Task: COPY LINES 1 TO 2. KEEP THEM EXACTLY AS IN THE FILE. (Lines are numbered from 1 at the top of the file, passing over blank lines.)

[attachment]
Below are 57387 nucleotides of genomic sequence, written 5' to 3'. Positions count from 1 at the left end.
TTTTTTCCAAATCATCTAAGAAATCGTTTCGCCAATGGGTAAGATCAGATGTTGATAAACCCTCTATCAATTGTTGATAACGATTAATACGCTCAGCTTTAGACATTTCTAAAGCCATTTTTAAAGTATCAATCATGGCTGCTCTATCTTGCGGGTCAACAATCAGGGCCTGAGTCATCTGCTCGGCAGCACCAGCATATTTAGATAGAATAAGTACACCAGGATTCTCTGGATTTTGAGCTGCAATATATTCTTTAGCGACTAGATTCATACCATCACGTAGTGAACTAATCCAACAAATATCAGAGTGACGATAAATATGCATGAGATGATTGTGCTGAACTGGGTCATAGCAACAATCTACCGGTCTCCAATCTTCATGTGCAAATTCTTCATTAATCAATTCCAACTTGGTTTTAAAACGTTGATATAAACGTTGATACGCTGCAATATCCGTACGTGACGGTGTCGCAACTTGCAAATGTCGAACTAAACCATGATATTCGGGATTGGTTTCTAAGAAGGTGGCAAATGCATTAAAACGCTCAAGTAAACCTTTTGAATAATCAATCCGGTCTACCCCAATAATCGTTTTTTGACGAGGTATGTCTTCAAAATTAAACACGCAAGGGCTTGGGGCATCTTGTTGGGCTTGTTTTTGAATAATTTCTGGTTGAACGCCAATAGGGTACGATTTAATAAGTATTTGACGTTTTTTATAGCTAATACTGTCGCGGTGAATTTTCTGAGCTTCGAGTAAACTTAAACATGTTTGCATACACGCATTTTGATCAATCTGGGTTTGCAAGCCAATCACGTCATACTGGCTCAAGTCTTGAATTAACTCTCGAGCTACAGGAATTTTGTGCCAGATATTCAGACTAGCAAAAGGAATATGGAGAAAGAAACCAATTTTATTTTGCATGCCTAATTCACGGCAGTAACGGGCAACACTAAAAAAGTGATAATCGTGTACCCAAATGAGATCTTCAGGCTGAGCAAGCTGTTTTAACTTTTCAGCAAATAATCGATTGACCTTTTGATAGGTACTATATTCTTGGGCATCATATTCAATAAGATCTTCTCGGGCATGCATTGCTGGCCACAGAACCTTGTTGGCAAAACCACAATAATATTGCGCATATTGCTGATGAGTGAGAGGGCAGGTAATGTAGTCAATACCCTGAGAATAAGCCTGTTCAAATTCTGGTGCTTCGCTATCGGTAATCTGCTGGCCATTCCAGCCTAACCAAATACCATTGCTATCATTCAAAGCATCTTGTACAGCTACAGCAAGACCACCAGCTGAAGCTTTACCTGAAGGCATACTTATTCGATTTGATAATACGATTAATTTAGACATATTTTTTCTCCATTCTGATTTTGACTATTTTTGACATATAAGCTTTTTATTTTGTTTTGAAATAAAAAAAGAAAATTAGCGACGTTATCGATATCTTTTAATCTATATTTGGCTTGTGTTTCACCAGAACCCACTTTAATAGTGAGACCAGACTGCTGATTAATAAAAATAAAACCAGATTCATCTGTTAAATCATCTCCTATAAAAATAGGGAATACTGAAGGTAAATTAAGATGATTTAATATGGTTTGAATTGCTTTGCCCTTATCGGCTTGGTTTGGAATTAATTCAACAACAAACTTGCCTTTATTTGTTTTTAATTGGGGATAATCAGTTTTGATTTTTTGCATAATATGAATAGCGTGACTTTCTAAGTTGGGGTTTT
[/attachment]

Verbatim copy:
Below are 57387 nucleotides of genomic sequence, written 5' to 3'. Positions count from 1 at the left end.
TTTTTTCCAAATCATCTAAGAAATCGTTTCGCCAATGGGTAAGATCAGATGTTGATAAACCCTCTATCAATTGTTGATAACGATTAATACGCTCAGCTTTAGACATTTCTAAAGCCATTTTTAAAGTATCAATCATGGCTGCTCTATCTTGCGGGTCAACAATCAGGGCCTGAGTCATCTGCTCGGCAGCACCAGCATATTTAGATAGAATAAGTACACCAGGATTCTCTGGATTTTGAGCTGCAATATATTCTTTAGCGACTAGATTCATACCATCACGTAGTGAACTAATCCAACAAATATCAGAGTGACGATAAATATGCATGAGATGATTGTGCTGAACTGGGTCATAGCAACAATCTACCGGTCTCCAATCTTCATGTGCAAATTCTTCATTAATCAATTCCAACTTGGTTTTAAAACGTTGATATAAACGTTGATACGCTGCAATATCCGTACGTGACGGTGTCGCAACTTGCAAATGTCGAACTAAACCATGATATTCGGGATTGGTTTCTAAGAAGGTGGCAAATGCATTAAAACGCTCAAGTAAACCTTTTGAATAATCAATCCGGTCTACCCCAATAATCGTTTTTTGACGAGGTATGTCTTCAAAATTAAACACGCAAGGGCTTGGGGCATCTTGTTGGGCTTGTTTTTGAATAATTTCTGGTTGAACGCCAATAGGGTACGATTTAATAAGTATTTGACGTTTTTTATAGCTAATACTGTCGCGGTGAATTTTCTGAGCTTCGAGTAAACTTAAACATGTTTGCATACACGCATTTTGATCAATCTGGGTTTGCAAGCCAATCACGTCATACTGGCTCAAGTCTTGAATTAACTCTCGAGCTACAGGAATTTTGTGCCAGATATTCAGACTAGCAAAAGGAATATGGAGAAAGAAACCAATTTTATTTTGCATGCCTAATTCACGGCAGTAACGGGCAACACTAAAAAAGTGATAATCGTGTACCCAAATGAGATCTTCAGGCTGAGCAAGCTGTTTTAACTTTTCAGCAAATAATCGATTGACCTTTTGATAGGTACTATATTCTTGGGCATCATATTCAATAAGATCTTCTCGGGCATGCATTGCTGGCCACAGAACCTTGTTGGCAAAACCACAATAATATTGCGCATATTGCTGATGAGTGAGAGGGCAGGTAATGTAGTCAATACCCTGAGAATAAGCCTGTTCAAATTCTGGTGCTTCGCTATCGGTAATCTGCTGGCCATTCCAGCCTAACCAAATACCATTGCTATCATTCAAAGCATCTTGTACAGCTACAGCAAGACCACCAGCTGAAGCTTTACCTGAAGGCATACTTATTCGATTTGATAATACGATTAATTTAGACATATTTTTTCTCCATTCTGATTTTGACTATTTTTGACATATAAGCTTTTTATTTTGTTTTGAAATAAAAAAAGAAAATTAGCGACGTTATCGATATCTTTTAATCTATATTTGGCTTGTGTTTCACCAGAACCCACTTTAATAGTGAGACCAGACTGCTGATTAATAAAAATAAAACCAGATTCATCTGTTAAATCATCTCCTATAAAAATAGGGAATACTGAAGGTAAATTAAGATGATTTAATATGGTTTGAATTGCTTTGCCCTTATCGGCTTGGTTTGGAATTAATTCAACAACAAACTTGCCTTTATTTGTTTTTAATTGGGGATAATCAGTTTTGATTTTTTGCATAATATGAATAGCGTGACTTTCTAAGTTGGGGTTTT